Why does the general method Factorising quadratics, work?

We are trying to factorise a general quadratic ax²+bx+c [1] into the form (dx+e)(fx+g). Multiplying this out gives:

dx(fx+g)+e(fx+g) [2]

dfx²+dgx+efx+eg [3]

dfx²+(dg+ef)x+eg [4]

If a = df, b = dg+ef and c = eg, then equation [1] is same as equation [4].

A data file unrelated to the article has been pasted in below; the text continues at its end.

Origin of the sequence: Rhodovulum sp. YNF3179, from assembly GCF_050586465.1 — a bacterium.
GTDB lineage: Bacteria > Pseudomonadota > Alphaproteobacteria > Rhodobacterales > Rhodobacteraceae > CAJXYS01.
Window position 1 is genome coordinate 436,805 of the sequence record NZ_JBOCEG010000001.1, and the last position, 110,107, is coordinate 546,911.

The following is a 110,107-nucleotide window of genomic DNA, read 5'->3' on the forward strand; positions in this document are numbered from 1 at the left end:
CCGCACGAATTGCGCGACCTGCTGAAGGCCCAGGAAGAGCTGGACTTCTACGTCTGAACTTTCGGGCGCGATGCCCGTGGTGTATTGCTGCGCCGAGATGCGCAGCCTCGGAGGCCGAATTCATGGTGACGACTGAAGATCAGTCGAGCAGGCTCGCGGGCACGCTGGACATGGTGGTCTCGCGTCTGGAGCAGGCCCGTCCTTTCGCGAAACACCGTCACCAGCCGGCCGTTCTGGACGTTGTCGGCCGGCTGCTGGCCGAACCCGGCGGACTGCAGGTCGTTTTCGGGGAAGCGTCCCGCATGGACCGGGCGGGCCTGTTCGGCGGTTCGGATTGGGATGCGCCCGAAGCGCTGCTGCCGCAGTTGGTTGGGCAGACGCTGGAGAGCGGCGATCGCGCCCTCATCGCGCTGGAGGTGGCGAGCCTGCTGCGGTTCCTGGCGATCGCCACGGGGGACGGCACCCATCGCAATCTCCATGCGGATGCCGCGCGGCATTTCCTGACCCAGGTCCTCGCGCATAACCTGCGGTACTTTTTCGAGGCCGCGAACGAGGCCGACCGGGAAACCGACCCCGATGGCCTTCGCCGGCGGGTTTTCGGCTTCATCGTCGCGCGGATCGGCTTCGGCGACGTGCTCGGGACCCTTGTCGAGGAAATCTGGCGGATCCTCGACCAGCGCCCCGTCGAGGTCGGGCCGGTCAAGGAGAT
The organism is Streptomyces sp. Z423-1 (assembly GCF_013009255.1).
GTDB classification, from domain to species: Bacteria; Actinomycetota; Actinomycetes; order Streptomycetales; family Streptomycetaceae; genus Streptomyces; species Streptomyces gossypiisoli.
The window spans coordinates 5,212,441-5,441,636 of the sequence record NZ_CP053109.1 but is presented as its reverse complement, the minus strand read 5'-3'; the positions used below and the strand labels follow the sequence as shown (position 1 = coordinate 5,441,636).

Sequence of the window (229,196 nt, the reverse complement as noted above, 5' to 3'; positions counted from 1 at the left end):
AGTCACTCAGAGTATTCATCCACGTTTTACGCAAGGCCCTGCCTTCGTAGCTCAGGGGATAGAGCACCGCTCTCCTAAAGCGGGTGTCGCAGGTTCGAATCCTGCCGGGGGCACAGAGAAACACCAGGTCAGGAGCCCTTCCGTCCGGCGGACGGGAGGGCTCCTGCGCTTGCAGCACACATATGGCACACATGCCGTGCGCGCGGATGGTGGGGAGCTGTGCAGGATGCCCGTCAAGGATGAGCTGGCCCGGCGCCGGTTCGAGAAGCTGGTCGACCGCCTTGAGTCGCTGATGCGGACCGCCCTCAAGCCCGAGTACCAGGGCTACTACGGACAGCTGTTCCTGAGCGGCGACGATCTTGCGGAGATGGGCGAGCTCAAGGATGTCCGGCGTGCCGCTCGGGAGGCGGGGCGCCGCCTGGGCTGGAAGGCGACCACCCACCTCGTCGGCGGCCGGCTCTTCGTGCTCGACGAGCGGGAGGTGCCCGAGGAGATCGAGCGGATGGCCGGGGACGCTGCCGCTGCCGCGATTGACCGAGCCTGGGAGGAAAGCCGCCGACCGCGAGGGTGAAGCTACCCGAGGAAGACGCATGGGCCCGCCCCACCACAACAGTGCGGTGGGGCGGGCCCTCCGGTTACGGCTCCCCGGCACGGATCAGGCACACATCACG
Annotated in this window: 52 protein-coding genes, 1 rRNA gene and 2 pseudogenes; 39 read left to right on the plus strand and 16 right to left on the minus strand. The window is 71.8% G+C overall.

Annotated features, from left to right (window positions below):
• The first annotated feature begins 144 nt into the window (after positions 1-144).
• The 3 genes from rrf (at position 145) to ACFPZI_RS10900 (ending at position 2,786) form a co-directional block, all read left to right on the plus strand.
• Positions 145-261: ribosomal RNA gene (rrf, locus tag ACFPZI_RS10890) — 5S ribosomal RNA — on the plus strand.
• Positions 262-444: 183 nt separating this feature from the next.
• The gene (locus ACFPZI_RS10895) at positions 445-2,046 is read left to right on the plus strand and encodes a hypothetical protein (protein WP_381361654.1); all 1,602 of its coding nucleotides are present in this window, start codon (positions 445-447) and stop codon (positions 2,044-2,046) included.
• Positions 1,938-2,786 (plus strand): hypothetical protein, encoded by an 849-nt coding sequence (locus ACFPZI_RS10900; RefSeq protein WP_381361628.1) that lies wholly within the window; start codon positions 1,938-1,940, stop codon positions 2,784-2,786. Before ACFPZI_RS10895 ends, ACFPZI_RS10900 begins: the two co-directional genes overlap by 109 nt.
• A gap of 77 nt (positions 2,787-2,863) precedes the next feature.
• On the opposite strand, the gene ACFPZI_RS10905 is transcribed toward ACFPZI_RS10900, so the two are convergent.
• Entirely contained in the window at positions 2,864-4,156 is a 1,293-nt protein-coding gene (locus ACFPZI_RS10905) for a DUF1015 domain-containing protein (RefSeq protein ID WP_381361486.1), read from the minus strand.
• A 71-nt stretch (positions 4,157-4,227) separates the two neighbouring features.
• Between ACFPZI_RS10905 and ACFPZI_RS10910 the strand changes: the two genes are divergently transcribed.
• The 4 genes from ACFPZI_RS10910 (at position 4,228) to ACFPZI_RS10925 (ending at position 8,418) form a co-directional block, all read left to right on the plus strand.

So ac can be written as dfeg = dgef = (dg)(ef).

The method requires 2 numbers which when multiplied together make ac = dg ef and when added together make b = dg+ef. Once we have these 2 numbers (dg and ef), we can guarantee that the expression can be fully factorised by factorising dg and ef into d, g, e and f. (Even if the 2 numbers dg and ef don’t have any factors, they will always have factors of themselves and 1).